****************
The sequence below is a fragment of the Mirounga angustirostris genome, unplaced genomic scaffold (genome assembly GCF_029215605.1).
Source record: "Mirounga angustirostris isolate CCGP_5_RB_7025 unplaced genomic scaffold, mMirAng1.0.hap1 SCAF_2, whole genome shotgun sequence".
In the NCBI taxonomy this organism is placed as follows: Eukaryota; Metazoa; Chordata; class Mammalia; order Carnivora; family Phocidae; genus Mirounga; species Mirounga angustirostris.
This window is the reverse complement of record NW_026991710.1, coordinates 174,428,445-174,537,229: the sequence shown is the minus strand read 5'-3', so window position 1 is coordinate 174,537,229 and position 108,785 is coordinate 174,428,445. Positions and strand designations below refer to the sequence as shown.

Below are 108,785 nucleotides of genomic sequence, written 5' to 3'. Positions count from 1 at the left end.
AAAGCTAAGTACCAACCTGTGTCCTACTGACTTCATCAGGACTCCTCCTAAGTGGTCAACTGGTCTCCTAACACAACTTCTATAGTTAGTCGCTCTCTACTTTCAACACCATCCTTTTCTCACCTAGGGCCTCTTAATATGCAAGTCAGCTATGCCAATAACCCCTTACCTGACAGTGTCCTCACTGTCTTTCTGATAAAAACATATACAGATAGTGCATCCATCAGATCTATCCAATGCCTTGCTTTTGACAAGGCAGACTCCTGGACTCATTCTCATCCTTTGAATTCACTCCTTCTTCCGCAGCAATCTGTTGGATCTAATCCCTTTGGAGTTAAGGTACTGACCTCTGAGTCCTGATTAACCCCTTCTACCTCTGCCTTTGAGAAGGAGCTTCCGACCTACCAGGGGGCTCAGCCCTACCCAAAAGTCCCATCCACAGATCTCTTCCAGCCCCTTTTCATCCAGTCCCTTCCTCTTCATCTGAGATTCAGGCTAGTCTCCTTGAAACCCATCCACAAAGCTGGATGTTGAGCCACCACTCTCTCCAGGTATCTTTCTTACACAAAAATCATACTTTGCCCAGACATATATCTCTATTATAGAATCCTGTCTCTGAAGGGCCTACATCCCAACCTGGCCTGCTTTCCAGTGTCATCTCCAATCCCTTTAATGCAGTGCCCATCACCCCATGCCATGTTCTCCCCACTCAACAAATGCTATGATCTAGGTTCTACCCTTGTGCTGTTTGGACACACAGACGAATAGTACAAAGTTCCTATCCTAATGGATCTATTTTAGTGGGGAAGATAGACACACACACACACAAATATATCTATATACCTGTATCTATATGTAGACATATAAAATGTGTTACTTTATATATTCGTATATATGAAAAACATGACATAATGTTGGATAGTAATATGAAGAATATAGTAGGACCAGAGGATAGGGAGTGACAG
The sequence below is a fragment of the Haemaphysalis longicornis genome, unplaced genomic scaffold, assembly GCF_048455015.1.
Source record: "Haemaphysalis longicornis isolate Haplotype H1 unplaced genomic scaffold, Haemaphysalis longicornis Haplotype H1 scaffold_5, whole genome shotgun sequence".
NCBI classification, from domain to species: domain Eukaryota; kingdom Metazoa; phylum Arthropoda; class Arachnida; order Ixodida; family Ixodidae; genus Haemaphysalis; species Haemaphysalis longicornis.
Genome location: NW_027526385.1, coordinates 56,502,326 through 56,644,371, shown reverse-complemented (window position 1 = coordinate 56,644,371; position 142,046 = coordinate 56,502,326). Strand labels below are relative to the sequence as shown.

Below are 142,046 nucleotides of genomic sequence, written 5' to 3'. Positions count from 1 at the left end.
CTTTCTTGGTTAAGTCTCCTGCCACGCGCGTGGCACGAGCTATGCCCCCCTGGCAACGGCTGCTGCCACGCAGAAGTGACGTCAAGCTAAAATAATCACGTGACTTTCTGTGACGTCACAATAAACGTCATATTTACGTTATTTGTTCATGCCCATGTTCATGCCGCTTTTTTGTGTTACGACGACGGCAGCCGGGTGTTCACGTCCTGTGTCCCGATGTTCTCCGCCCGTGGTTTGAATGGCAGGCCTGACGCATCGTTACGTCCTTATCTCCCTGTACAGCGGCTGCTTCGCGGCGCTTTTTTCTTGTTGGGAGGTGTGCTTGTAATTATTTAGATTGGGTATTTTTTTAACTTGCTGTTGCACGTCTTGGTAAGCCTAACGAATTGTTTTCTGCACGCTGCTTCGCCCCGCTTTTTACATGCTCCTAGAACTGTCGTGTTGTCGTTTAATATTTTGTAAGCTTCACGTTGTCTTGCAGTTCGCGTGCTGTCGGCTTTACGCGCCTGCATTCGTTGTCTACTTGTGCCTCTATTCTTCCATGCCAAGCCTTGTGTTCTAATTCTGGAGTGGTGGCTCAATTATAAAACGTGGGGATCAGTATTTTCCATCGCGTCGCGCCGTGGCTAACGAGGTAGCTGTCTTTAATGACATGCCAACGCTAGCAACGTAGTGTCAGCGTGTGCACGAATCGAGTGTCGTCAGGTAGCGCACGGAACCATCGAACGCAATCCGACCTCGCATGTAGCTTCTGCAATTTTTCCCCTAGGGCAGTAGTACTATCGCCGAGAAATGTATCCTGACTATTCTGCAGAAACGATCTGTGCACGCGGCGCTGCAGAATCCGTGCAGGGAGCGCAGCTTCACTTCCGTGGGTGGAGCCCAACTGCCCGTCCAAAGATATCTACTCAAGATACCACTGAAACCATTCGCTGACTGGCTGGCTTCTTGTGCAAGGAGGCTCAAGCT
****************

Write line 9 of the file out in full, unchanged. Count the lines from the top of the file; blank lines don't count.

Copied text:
NCBI classification, from domain to species: domain Eukaryota; kingdom Metazoa; phylum Arthropoda; class Arachnida; order Ixodida; family Ixodidae; genus Haemaphysalis; species Haemaphysalis longicornis.